“What happens is that Jews are now part of the dominant culture, simply because of their skin. Our entire history is erased because we’ve been oppressed since the very beginning,” Rensin said. “Jews have been strong proponents of dismantling racism and we’ve been that way throughout history.”
Balch felt that a Caucasian Jew in a classroom would be put in a difficult position according to critical race theory: being placed as an oppressor for being white, yet forced to reconcile the history of the Holocaust and anti-Semitism. The theory as a whole, defining races as privileged or oppressed, is “itself a racist perspective,” according to Balch.
Critical ethnic studies also openly supports BDS, which Rensin said she sees as “taking out the nuances of a very complex struggle between two groups. In a constructive ethnic studies approach, both sides would be presented.”
MVLA’s curriculum is less centered on the debate about constructive and critical ethnic studies.
It is not a “paradigm of unit planning and curriculum...It is a broader political conversation,” Yick said. “We’re more focused on what students will connect to.”
As for Jews who have advocated for justice, Yick feels that they should be an important part of the MVLA curriculum. “Central to ethnic studies is looking at peaceful, non-violent civil rights struggles...there are important contributions of different allies including Jews, Asian-Americans and the Latinx community in tandem with African American civil rights leaders,” Yick said.
Besides the anti-Zionist issue, individuals were upset that resistors such as John Lewis, Martin Luther King Jr., and Elie Wiesel were excluded from the first draft of the curriculum due to their “passive and docile” means of resistance, according to the writers of the ESMC.
“[I] have great concern for the perversion of history that is being perpetrated by the ethnic studies model curriculum,” Dr. Clarence Jones, a speech writer and advisor to Martin Luther King Jr., wrote. “I ask that the ESMC be rejected unless and until changes are made to correct these falsehoods and distortions.”
Instead of these civil rights leaders, Marxist and militant leaders were included, possibly drawing from the origins of ethnic studies from the third world liberation front, a group referenced multiple times in all drafts of the curriculum, including the current curriculum.
Yick emphasized the achievements of Martin Luther King Jr. as “really foundational in guiding the civil rights movement.” In MVLA’s curriculum, she additionally wanted to make sure that Rosa Parks, high school students, college students, non-violent committees and notable figures (including Philipinos) in Chicano/a/x movement were not glossed over.
The ESMC’s lesson plans focus on four areas: Black/African American studies, Chicano/a studies, Native American studies and Asian American studies.
They have added lesson plans to include Mizrahi, Sephardic, Ethiopian and Ashkenazi Jews, as well as mentions of diversity: Black Jews, American Jews, Latino/a/x Jews and Native American Jews. The final draft also includes new lesson plans for Sikh Americans, Arab Americans and Pacific Islanders.
The BDS lesson was taken out from the curriculum in the second draft and remains omitted.
Antisemitism is one of the lesson plans in the final draft, and IHRA’s definition of anti-Semitism is included, in response to the advocacy from Jewish groups.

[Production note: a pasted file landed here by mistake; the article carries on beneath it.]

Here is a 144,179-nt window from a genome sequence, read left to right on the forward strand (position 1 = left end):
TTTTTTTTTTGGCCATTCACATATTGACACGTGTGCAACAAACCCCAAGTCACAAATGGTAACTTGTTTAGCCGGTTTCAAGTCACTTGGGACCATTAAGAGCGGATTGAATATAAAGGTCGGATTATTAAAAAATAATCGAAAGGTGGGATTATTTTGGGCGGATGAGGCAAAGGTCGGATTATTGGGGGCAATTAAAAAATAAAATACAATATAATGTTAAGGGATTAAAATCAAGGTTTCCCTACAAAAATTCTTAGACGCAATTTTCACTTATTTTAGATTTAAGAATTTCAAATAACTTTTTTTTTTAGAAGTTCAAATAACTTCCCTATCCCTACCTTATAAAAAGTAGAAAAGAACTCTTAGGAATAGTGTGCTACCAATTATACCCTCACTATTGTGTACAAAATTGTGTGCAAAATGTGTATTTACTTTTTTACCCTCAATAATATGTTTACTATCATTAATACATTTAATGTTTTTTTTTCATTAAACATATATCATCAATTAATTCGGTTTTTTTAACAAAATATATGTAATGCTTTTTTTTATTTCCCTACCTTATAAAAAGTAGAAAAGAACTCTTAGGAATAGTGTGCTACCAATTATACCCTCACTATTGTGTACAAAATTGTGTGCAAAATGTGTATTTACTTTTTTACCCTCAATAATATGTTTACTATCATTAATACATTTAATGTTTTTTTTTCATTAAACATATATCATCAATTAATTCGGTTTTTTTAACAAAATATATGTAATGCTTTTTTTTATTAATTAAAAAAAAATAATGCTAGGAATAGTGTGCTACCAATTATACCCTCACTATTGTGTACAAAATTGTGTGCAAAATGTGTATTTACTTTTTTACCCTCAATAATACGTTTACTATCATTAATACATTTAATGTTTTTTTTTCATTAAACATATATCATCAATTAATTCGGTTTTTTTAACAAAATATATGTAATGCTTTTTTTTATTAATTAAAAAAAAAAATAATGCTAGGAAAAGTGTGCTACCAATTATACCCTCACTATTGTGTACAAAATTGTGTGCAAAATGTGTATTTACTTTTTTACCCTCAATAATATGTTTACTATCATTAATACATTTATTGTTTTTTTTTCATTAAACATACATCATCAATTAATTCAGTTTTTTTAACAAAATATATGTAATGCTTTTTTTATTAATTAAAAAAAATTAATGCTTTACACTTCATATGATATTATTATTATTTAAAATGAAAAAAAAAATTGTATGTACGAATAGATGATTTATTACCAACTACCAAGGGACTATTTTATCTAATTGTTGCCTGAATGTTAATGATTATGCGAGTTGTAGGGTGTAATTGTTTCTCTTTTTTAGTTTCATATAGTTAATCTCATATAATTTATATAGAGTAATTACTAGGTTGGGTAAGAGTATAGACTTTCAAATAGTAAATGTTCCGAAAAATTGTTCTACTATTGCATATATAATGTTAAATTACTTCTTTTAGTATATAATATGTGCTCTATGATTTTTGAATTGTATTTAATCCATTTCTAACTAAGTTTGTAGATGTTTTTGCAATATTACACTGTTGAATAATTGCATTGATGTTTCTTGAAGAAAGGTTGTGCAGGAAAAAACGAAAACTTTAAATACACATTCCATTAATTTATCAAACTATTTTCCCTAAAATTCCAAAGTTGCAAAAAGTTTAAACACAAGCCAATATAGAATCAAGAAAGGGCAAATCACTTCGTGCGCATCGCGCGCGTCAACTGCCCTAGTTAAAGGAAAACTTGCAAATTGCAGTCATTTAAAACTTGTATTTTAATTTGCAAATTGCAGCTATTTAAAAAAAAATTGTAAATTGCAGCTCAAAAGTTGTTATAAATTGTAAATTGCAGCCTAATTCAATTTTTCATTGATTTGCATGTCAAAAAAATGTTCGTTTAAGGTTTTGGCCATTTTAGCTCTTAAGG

Los Angeles high school student Jaden Penhaskashi, who is an intern at StandWithUs, a pro-Israel organization that has taken action against the model curriculum, believes that this comprehensive definition of anti-Semitism is necessary. A plain definition wouldn’t help individuals to know what prejudices to be aware of, said Penhaskashi, referencing anti-Semitic instances that he saw being brushed off as jokes.
The final draft references explicit anti-Semitic incidents historically, such as attacks from the KKK, anti-immigration tactics, Holocaust-surrounding prejudice and more recently, as targets of hate crimes as recent as the Pittsburgh synagogue shooting in 2018.
In a section titled Reflections on Jewish American Identity, as of the third draft, notable and diverse American Jews are mentioned and quoted, including Ruth Bader Ginsburg, Diane Feinstein, Asian-American rabbis and the often polarizing Julius Lester, who was seen as a race traitor and anti-Semitic (prior to his conversion).
Yaskin suggested Holocaust survivors and advocates from Jewish groups as role models in the curriculum.
The draft includes the statement that “light-skinned Jews simultaneously experience white privilege on the basis of their appearance and prejudice discrimination and systematic antisemitism on the basis of their Jewishness.” The draft notes that overt anti-Semitism is more likely if the individual is “visibily Jewish.” Jews of color experience both racism and anti-Semitism, according to the curriculum.
StandWithUs intern Aiden Moseley said he thinks that racial prejudice and anti-Semitism should be separate parts of the curriculum, with an area about Jews and an area about white people. He said he still thinks that Jews should not be only looked at as being “white and rich.”
Upon viewing changes in drafts, multiple organizations have withdrawn concerns, including the Jewish Caucus. The Jewish Public Affairs Committee of California called the third draft of the curriculum a “significant improvement” and was glad the lesson plans were included. The Israeli American Council also approved the third draft.
This curriculum is just a roadmap, however, and MVLA’s decisions will remain independent, with a heavy reliance on community feedback, according to Yick.